2021-02-01 22:30:18 | Billionaire raffling off SpaceX flight to fund cancer research | Space News
A United States billionaire who made a fortune in tech and fighter jets is buying an entire SpaceX flight and plans to take three people with him to circle the globe this year.
Besides fulfilling his dream of flying in space, Jared Isaacman announced Monday that he aimed to use the private trip to raise $200m for St Jude Children’s Research Hospital, half coming from his own pockets.
A healthcare worker for St Jude already has been selected for the mission. Anyone donating to St Jude in February will be entered into a random drawing for seat number three. The fourth seat will go to a business owner who uses Shift4 Payments, Isaacman’s credit card processing company in Allentown, Pennsylvania.
“I truly want us to live in a world 50 or 100 years from now where people are jumping in their rockets like the Jetsons and there are families bouncing around on the moon with their kid in a spacesuit,” Isaacman, who turns 38 next week, told The Associated Press.
“I also think if we are going to live in that world, we better conquer childhood cancer along the way.”
He’s bought a Super Bowl advertisement to publicise the mission, dubbed Inspiration4 and targeted for October. Details of the ride in a SpaceX Dragon capsule are still being worked out, including the number of days the four will be in orbit after blasting off from Florida. The other passengers will be announced next month.
Isaacman’s trip is the latest private space travel announcement. Three businessmen are paying $55m apiece to fly to the International Space Station next January on board a SpaceX Dragon. And a Japanese businessman has a deal with SpaceX to fly to the moon in a few years.
Isaacman would not divulge how much he is paying SpaceX, except to say that the anticipated donation to St Jude “vastly exceeds the cost of the mission”.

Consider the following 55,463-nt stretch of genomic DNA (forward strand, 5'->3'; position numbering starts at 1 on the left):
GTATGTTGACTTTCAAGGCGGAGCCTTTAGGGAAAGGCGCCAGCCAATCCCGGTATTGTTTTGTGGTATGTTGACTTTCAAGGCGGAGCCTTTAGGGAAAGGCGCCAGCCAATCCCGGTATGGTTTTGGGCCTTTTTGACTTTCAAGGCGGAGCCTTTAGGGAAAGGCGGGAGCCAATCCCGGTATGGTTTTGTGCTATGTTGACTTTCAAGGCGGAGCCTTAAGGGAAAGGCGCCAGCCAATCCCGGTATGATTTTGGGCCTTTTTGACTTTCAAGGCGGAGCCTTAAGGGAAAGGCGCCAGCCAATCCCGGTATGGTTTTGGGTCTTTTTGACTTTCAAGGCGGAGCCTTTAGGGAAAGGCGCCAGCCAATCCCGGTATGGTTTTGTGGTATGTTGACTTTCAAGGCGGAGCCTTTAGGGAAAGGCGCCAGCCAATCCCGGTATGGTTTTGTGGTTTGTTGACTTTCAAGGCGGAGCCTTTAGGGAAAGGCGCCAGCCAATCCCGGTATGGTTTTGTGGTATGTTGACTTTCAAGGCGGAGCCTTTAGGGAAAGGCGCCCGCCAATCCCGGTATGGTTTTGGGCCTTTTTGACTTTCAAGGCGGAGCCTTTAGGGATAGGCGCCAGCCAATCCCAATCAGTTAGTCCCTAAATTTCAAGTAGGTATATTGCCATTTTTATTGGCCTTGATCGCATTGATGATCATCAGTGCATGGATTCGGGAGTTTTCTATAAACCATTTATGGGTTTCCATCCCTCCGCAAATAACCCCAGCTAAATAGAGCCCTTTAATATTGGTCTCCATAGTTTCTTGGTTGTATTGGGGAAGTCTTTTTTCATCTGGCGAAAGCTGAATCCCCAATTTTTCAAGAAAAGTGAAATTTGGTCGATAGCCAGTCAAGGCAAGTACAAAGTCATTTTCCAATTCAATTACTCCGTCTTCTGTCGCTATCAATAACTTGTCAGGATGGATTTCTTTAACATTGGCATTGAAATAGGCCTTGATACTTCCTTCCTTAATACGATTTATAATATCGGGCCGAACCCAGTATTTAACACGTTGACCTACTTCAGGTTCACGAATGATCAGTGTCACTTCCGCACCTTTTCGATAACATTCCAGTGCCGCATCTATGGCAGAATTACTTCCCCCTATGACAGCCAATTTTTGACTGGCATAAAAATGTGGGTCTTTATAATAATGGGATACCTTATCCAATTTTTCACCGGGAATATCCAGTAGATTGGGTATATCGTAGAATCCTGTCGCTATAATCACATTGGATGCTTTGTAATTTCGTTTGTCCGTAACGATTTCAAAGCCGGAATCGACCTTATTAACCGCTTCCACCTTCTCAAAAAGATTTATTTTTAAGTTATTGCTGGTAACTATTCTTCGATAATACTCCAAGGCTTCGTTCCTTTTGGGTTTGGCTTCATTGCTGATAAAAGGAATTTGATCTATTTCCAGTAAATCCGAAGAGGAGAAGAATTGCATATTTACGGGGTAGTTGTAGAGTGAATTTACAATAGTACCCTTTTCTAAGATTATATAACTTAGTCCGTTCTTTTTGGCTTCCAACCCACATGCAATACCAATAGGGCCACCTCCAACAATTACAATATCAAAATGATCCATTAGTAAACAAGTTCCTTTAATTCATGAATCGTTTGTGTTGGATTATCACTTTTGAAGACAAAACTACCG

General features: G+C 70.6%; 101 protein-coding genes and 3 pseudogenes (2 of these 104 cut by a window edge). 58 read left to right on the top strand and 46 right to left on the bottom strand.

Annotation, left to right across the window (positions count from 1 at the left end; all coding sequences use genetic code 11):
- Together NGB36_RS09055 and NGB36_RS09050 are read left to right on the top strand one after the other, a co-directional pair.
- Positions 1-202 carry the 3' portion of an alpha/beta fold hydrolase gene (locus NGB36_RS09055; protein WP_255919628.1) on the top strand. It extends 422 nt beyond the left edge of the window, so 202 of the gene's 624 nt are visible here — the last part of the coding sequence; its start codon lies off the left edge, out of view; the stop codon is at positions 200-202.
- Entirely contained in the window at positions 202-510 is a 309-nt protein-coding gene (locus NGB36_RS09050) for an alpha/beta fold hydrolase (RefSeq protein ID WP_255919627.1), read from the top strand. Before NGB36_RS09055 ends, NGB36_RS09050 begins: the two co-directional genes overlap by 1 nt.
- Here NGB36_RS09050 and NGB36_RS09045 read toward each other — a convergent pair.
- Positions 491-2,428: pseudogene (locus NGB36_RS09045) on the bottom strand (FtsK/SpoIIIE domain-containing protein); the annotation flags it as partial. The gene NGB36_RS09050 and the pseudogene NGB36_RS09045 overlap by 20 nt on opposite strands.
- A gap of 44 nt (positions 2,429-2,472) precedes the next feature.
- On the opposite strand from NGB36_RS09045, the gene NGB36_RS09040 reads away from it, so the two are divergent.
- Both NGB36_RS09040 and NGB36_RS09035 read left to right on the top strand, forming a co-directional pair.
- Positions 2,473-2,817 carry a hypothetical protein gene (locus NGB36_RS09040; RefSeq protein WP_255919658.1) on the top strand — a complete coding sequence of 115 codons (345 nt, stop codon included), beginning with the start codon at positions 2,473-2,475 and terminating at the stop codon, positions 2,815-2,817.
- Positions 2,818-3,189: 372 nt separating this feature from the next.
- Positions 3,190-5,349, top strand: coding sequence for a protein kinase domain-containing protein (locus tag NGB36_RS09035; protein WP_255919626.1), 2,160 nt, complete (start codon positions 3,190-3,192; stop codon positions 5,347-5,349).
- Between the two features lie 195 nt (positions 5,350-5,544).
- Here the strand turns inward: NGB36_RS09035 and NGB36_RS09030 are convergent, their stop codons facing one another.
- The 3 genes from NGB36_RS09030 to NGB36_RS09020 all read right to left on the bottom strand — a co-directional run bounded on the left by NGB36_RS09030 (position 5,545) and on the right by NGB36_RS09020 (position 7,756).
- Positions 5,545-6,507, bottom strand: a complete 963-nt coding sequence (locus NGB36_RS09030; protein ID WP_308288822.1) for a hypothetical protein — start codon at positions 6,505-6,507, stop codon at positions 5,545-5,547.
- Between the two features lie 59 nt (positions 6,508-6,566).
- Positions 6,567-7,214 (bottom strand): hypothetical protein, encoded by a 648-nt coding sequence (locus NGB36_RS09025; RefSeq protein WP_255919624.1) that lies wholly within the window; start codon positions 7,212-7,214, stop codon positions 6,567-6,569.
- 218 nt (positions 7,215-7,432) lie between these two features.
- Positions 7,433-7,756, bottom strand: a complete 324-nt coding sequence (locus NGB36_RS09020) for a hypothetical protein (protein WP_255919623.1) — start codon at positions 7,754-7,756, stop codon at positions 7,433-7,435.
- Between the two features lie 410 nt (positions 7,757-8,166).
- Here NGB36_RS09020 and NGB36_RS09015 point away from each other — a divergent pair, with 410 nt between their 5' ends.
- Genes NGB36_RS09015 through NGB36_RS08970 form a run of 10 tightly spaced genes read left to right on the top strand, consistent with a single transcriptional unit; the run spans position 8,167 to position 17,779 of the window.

While a former NASA astronaut will accompany the three businessmen, Isaacman will serve as his own spacecraft commander. The appeal, he said, is learning all about SpaceX’s Dragon and Falcon 9 rocket. While the capsules are designed to fly autonomously, a pilot can override the system in an emergency.
A “space geek” since kindergarten, Isaacman dropped out of high school when he was 16, got a GED certificate and started a business in his parents’ basement that became the genesis for Shift4. He set a speed record flying around the world in 2009 while raising money for the Make-A-Wish programme, and later established Draken International, the world’s largest private fleet of fighter jets.
Isaacman’s $100m commitment to St Jude in Memphis, Tennessee is the largest ever by a single individual and one of the largest overall.
“We’re pinching ourselves every single day,” said Rick Shadyac, president of St Jude’s fundraising organisation.
Besides SpaceX training, Isaacman intends to take his crew on a mountain expedition to mimic his most uncomfortable experience so far — tenting on the side of a mountain in bitter winter conditions.
“We’re all going to get to know each other … really well before launch,” he said.
He is acutely aware of the need for things to go well.
“If something does go wrong, it will set back every other person’s ambition to go and become a commercial astronaut,” he said from his home in Easton, Pennsylvania.
Isaacman said he signed with Elon Musk’s company because it is the clear leader in commercial spaceflight, with two astronaut flights already completed. Boeing has yet to fly astronauts to the space station for NASA. While Richard Branson’s Virgin Galactic and Jeff Bezos’ Blue Origin expect to start flying customers later this year, their craft will just briefly skim the surface of space.
Isaacman had put out spaceflight feelers for years. He travelled to Kazakhstan in 2008 to see a Russian Soyuz blast off with a tourist on board, then a few years later attended one of NASA’s last space shuttle launches. SpaceX invited him to the company’s second astronaut launch for NASA in November.
While Isaacman and wife, Monica, managed to keep his space trip hush-hush for the months, their daughters could not. The girls, ages seven and four, overheard their parents discussing the flight last year and told their teachers, who called to ask if it was true dad was an astronaut.
“My wife said, ‘No, of course not, you know how these kids make things up.’ But I mean the reality is my kids weren’t that far off with that one,” Isaacman said.
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